Laura Biagiotti and daughter Lavinia

MILAN — Laura Biagiotti has died, aged 73, in Rome, after suffering a cardiac arrest on Wednesday evening.

The Italian designer, who died early Friday, is survived by her daughter Lavinia, vice president of the family-owned group. For years, mother and daughter took a bow together at the end of each fashion show in Milan.

A funeral service will be held on May 27 at the Santa Maria Degli Angeli church in the Italian capital.

Known for her luxury cashmere pieces and feminine silhouettes, Biagiotti contributed to the success of Italian fashion around the world. The first Laura Biagiotti collection debuted in 1972 at the Sala Bianca in Florence, together with designs by Ottavio and Rosita Missoni, Walter Albini, Krizia’s Mariuccia Mandelli and Gianfranco Ferré.

Biagiotti was the first Italian designer to present a fashion show in China, and among the first to show in Russia. The China event took place in Beijing on April 25, 1988, followed by an event at the Grand Theater of the Kremlin in February 1995.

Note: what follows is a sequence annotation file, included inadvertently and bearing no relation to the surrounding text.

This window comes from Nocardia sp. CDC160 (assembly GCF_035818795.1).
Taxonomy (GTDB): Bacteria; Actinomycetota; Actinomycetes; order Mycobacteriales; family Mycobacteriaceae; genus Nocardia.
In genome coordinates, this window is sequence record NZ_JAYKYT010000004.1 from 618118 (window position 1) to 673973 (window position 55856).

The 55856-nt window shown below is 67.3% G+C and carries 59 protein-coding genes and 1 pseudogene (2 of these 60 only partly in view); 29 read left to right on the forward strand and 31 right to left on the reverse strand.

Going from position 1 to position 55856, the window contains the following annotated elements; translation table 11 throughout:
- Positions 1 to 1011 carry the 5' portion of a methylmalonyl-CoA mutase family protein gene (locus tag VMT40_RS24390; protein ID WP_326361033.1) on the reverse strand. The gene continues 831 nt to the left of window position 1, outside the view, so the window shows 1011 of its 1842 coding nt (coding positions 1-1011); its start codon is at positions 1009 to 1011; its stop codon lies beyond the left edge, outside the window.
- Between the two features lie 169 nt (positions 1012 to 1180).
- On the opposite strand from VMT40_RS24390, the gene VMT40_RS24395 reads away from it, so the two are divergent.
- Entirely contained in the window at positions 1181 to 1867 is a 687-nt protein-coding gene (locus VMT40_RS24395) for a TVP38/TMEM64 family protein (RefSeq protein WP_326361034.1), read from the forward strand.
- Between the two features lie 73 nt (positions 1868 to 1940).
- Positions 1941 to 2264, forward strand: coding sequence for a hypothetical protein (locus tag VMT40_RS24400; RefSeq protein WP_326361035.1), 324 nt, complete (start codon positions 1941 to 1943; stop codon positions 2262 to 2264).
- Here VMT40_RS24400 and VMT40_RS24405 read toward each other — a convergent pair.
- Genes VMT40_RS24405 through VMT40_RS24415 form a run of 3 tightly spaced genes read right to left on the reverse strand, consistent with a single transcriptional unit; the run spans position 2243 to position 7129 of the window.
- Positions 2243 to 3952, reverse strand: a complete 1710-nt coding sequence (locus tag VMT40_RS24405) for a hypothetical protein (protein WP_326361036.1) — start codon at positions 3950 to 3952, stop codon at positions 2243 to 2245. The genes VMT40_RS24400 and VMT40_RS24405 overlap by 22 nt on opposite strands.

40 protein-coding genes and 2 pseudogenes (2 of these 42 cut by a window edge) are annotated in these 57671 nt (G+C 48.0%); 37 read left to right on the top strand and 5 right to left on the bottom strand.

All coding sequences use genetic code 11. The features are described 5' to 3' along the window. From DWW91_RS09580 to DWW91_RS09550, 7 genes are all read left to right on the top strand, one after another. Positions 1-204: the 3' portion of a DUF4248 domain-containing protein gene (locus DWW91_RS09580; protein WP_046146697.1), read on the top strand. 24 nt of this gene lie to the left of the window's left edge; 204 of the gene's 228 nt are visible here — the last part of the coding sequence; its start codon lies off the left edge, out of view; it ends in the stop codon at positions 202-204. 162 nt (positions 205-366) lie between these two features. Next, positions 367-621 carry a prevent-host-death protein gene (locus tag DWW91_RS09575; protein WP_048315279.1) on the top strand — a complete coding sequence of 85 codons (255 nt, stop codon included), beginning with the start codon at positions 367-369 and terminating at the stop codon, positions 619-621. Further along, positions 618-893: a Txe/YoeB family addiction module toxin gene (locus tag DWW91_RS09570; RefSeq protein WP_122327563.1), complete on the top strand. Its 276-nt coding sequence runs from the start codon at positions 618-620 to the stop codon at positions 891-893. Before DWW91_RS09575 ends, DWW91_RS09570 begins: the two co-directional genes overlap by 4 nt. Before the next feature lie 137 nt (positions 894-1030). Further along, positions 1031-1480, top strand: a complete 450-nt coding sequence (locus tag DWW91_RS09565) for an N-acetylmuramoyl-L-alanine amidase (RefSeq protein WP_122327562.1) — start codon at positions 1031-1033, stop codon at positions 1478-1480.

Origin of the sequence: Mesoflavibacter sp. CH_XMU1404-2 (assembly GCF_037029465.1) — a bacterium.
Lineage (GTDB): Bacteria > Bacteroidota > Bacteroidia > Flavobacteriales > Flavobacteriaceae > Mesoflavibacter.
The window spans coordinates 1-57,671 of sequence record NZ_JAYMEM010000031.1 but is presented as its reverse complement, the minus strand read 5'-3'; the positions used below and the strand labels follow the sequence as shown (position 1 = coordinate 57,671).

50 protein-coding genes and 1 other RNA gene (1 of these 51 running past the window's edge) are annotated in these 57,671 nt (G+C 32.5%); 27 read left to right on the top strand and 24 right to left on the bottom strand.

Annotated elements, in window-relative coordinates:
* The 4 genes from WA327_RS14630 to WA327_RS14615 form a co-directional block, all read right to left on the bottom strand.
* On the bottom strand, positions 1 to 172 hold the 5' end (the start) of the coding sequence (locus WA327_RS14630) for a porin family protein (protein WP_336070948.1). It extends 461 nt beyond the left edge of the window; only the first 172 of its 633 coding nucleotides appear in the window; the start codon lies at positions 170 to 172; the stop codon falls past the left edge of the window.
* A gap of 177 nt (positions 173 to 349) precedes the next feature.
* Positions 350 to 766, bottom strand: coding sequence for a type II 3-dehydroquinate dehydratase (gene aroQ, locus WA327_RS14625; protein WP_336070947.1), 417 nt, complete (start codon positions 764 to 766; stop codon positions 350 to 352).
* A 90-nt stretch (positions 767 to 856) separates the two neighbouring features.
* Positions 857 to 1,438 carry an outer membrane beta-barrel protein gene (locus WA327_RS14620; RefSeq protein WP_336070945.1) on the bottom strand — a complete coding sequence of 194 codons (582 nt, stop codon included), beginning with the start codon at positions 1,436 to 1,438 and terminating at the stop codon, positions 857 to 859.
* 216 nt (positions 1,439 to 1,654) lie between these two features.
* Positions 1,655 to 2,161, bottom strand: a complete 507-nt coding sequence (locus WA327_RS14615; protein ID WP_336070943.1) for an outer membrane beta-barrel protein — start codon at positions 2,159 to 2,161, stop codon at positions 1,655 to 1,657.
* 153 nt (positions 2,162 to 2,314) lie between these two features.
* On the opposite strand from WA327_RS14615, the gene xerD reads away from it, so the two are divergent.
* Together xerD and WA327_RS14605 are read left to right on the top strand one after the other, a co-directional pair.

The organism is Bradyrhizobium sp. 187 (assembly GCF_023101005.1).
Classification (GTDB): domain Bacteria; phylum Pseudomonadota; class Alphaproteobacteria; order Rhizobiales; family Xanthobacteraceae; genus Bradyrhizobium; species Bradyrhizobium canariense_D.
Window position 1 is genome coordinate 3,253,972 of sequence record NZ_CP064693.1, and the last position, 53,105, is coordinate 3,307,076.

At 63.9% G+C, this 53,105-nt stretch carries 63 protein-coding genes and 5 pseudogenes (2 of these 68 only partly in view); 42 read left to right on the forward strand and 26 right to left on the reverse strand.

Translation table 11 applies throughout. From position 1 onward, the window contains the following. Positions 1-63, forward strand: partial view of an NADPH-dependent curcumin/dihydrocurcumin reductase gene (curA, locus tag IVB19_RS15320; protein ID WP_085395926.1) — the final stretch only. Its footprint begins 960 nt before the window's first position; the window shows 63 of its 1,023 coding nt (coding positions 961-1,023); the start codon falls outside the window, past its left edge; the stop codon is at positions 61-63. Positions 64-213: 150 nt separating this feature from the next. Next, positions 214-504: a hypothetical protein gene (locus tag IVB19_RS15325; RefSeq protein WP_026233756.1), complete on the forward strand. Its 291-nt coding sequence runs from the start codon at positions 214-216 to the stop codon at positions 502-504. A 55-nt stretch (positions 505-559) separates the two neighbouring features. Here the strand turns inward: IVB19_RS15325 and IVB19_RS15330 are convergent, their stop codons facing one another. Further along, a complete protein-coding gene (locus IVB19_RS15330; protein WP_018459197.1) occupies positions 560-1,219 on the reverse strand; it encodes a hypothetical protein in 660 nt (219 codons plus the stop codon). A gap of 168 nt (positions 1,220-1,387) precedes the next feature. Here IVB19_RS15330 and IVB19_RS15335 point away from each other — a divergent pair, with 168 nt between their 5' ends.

The company was established in Rome in 1965 by the designer’s mother Delia Soldaini Biagiotti as a tailoring atelier. At the time, Alitalia flight attendants wore uniforms made by the atelier.

After producing a collection under the Via Veneto 7 label, which helped to build the company’s success in the U.S. that same year, she started producing and distributing couture collections for the likes of Emilio Schuberth, Roberto Capucci and Litrico through a new company, Biagiotti Export.

Biagiotti had been living and working in the Roman countryside since 1980, and later transferred her Rome-based headquarters to Castello Marco Simone, an 11th-century national monument that she and her husband, the late Gianni Cigna, restored. The grounds of the castle feature one of Europe’s most famous golf courses, the Marco Simone Golf & Country Club.

Passionate about the arts, Biagiotti and her husband assembled one of the finest collections of paintings by the Futurist artist Giacomo Balla, which is now owned by Fondazione Biagiotti Cigna. It has traveled to venues such as the Pushkin Museum of Moscow.

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